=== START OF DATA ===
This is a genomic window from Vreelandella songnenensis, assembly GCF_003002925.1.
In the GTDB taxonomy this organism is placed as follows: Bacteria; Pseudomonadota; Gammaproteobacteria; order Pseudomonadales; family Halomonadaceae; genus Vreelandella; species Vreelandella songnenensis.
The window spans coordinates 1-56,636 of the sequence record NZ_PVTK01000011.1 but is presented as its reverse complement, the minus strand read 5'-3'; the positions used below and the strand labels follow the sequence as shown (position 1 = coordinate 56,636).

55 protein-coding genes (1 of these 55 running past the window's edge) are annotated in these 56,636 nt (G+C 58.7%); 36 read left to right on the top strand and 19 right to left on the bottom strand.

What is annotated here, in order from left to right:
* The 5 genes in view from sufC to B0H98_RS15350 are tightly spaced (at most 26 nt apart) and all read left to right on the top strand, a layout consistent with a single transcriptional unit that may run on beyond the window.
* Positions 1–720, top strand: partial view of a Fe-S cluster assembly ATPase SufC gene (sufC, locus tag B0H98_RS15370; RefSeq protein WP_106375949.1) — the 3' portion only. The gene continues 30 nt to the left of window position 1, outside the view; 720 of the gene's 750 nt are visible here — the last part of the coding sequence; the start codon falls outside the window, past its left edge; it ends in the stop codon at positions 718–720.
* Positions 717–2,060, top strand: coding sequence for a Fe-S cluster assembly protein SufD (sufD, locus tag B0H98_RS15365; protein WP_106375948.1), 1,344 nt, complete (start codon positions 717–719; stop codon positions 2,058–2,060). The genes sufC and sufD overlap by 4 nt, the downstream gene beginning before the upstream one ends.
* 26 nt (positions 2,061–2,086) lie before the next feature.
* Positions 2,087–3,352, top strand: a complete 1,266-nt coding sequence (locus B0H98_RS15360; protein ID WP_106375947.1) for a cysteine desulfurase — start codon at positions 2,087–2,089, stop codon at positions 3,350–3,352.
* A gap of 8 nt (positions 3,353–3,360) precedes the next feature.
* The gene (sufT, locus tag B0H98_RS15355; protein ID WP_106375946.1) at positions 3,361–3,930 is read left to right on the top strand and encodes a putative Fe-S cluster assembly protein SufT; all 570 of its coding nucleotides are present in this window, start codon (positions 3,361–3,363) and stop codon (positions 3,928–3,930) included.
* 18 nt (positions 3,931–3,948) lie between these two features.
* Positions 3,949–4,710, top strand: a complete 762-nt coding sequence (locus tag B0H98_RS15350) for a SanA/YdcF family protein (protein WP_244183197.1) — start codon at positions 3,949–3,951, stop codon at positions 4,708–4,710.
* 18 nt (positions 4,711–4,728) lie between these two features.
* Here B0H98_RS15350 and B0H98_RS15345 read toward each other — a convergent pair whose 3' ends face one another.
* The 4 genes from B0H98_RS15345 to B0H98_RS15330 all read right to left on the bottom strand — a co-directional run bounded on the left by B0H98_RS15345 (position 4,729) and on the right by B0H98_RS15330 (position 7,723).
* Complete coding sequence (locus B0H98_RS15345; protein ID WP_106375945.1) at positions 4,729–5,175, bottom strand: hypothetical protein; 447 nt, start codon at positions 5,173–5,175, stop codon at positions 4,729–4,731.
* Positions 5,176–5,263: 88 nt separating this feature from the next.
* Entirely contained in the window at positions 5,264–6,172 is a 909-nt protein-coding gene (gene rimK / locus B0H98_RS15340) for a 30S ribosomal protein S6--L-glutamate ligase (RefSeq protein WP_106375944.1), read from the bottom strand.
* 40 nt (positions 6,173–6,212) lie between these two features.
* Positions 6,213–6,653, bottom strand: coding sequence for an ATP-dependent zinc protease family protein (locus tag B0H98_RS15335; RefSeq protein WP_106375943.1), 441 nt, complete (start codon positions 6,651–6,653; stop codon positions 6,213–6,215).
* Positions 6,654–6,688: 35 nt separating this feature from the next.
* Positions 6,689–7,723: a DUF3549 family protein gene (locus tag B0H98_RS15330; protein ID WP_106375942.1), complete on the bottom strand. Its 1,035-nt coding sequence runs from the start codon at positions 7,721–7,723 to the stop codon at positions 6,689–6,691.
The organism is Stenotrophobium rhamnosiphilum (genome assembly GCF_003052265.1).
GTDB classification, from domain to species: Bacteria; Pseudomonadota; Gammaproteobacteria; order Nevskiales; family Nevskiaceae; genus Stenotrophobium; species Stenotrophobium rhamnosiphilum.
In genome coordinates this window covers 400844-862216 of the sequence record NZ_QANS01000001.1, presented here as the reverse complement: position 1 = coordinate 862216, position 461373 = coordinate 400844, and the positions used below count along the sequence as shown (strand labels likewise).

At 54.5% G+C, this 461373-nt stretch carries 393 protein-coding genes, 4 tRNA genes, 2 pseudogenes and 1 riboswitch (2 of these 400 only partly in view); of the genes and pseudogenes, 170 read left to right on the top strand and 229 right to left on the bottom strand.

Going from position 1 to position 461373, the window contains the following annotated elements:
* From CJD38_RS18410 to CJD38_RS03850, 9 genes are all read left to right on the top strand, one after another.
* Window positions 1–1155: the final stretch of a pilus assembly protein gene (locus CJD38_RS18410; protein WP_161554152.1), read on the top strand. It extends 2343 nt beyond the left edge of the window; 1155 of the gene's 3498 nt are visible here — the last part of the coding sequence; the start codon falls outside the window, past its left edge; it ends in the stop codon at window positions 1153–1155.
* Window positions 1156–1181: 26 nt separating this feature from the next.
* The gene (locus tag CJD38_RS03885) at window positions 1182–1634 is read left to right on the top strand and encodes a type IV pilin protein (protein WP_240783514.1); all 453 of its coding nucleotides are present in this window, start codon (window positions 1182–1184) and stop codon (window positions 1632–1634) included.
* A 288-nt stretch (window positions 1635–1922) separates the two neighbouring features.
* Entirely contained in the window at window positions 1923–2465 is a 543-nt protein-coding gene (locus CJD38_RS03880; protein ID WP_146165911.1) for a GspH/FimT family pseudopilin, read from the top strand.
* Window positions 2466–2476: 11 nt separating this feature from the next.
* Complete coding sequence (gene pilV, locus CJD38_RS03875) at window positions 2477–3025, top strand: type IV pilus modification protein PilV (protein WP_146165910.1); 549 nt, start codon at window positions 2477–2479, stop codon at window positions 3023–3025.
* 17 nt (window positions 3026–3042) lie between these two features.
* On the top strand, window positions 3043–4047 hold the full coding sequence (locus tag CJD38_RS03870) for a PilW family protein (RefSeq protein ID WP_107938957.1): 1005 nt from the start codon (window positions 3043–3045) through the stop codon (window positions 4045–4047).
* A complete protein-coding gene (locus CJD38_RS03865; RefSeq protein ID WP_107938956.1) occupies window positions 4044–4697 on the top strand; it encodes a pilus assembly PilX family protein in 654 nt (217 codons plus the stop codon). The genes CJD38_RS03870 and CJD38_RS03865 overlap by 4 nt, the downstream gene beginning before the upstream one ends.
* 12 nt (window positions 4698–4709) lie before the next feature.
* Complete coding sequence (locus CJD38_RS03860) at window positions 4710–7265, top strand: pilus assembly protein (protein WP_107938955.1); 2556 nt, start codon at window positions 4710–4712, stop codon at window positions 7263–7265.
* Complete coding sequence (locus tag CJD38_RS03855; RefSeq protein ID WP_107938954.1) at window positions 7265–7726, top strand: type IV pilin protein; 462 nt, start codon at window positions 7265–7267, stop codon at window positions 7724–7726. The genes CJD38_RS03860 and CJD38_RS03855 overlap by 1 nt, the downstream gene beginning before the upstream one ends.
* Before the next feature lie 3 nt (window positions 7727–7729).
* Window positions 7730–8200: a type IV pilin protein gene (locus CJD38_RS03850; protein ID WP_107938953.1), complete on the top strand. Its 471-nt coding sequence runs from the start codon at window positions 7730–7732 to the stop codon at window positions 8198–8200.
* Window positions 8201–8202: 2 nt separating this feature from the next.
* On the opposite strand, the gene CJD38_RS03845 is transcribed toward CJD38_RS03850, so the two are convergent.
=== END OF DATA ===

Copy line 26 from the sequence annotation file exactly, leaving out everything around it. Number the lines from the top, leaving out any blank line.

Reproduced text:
GTDB classification, from domain to species: Bacteria; Pseudomonadota; Gammaproteobacteria; order Nevskiales; family Nevskiaceae; genus Stenotrophobium; species Stenotrophobium rhamnosiphilum.